On Sunday we made a long (40 mile) sail south to the Solomon’s Islands. The Solomon’s is a major boating area just off the Patuxent River that serves the DC area. It’s where we’re sitting right now while I type and Michelle and Alex study Ancient History. That’s all for now,

-- Dave

Saturday October 26, 2002

Two days ago we sailed from Solomon’s to Crisfield, MD, a fishing and boat center on the east shore.

Solomon’s was very nice with thousands of slips, and amazing boat resources. We bought material for the up coming sail cover and dodger projects at a local sailmaker. At a marina’s consignment shop I found the Balmar high-output alternator I have been looking for and after a bit of negotiation,  picked it up with a regulator for a reasonable price. Yesterday I installed it and wired up the regulator. It went well and now the batteries now get a faster and better charge when the engine is running. Big currents and voltages are your friends. Yay!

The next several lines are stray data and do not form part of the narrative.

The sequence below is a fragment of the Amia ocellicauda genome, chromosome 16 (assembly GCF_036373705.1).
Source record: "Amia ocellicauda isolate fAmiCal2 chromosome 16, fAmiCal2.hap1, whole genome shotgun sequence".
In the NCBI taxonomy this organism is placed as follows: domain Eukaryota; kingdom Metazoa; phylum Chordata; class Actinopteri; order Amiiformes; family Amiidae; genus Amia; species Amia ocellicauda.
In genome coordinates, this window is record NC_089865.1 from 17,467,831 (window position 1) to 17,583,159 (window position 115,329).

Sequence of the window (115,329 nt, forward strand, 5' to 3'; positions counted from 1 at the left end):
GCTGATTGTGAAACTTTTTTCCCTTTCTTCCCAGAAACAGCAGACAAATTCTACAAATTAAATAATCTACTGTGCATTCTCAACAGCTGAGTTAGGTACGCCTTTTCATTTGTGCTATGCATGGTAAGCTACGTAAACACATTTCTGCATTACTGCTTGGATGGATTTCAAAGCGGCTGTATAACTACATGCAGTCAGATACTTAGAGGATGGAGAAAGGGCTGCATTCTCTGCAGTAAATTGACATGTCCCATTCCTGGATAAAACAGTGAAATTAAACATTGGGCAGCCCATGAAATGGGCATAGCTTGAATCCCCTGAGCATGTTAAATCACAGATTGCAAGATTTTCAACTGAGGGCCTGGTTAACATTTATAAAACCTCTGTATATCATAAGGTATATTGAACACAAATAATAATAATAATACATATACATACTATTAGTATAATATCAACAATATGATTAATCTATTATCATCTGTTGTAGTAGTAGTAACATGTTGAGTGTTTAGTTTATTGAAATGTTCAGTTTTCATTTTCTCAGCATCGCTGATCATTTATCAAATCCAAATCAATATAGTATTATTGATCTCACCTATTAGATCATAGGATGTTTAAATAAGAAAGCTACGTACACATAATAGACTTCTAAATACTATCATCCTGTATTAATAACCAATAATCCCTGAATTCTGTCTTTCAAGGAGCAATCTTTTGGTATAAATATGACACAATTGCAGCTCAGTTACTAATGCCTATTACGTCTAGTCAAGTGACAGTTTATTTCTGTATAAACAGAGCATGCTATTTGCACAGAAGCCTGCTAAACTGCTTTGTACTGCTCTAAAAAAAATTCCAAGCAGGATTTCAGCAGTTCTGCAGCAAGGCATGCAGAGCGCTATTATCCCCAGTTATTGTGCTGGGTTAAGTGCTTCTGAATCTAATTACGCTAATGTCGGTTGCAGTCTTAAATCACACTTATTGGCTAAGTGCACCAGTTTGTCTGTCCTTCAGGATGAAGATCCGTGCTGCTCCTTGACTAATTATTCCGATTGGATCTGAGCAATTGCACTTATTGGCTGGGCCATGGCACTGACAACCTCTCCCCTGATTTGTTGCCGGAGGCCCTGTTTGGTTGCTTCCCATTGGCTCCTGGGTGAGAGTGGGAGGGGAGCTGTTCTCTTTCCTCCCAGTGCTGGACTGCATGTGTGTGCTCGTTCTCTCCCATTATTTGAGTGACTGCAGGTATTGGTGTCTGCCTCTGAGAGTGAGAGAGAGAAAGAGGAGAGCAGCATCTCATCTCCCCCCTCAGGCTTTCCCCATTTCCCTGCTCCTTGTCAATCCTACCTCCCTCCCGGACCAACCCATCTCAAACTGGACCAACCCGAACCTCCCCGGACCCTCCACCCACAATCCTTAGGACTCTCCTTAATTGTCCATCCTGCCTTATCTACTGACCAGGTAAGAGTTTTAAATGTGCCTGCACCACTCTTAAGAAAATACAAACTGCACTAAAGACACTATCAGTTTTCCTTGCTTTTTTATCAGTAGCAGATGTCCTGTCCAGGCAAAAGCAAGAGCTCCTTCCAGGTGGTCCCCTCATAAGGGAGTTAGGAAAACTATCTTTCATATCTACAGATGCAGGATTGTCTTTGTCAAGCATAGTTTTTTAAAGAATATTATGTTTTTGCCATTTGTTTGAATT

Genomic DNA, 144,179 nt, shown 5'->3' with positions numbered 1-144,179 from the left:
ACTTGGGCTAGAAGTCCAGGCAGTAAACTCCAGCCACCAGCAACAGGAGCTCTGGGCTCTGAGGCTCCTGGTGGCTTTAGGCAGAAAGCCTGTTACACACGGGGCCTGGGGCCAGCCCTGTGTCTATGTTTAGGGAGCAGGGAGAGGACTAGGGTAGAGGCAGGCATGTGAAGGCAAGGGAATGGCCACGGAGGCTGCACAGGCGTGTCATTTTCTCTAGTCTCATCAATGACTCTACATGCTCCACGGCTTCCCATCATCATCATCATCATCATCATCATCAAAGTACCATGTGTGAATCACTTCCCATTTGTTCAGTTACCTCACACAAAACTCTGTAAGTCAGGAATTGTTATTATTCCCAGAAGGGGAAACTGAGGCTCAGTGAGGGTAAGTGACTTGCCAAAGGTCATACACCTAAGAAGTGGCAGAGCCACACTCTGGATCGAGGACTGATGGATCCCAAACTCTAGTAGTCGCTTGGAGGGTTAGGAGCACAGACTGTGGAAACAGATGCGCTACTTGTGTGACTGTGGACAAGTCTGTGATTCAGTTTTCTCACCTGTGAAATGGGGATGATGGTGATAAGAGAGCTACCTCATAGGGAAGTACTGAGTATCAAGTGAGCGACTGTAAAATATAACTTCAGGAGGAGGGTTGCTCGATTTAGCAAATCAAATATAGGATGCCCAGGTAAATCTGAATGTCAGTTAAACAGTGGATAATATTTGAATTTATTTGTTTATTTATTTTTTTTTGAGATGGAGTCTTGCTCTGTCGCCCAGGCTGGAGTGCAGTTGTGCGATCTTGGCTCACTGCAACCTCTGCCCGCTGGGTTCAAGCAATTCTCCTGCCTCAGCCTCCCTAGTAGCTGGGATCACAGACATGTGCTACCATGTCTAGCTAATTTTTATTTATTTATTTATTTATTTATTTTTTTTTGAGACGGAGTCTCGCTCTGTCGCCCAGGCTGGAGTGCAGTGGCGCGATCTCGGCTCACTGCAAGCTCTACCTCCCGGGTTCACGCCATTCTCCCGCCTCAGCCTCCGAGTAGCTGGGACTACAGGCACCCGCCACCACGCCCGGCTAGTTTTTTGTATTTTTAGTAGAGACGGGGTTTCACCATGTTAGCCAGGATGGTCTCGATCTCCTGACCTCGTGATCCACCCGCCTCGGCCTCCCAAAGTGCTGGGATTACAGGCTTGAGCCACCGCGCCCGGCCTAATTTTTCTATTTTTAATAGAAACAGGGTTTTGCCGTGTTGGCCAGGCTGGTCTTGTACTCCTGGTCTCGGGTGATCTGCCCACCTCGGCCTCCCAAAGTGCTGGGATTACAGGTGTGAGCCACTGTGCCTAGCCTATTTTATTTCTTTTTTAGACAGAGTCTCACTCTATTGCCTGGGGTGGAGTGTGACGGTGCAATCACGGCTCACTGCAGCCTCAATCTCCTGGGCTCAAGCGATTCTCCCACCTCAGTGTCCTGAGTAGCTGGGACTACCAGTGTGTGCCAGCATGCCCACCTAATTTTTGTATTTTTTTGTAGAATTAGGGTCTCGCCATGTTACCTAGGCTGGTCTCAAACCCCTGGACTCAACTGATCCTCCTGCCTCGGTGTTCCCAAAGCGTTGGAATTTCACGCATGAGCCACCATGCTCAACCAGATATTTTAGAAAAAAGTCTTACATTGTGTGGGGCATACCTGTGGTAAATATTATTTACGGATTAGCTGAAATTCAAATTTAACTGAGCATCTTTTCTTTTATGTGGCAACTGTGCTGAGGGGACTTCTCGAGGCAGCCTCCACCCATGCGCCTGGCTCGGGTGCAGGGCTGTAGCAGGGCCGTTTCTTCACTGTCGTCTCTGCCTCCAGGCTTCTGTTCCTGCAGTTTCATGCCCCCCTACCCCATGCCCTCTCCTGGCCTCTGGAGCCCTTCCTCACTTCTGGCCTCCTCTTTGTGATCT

We fired up the sewing machine and re-stitched the aging dodger. While the machine was out, I made curtains for the boat from material we have had with us since we launched. The curtains are practice for the sail cover, which is practice for the dodger.

Crisfield is a small fishing town, once the self proclaimed “Seafood Capital of the World”. We tied up to a marina a few days and were one of two boats there. Now we’re anchored in the basin for two nights waiting for the winds to settle on Sunday for a sail south. Only 60 miles to the ICW at Norfolk

-- Dave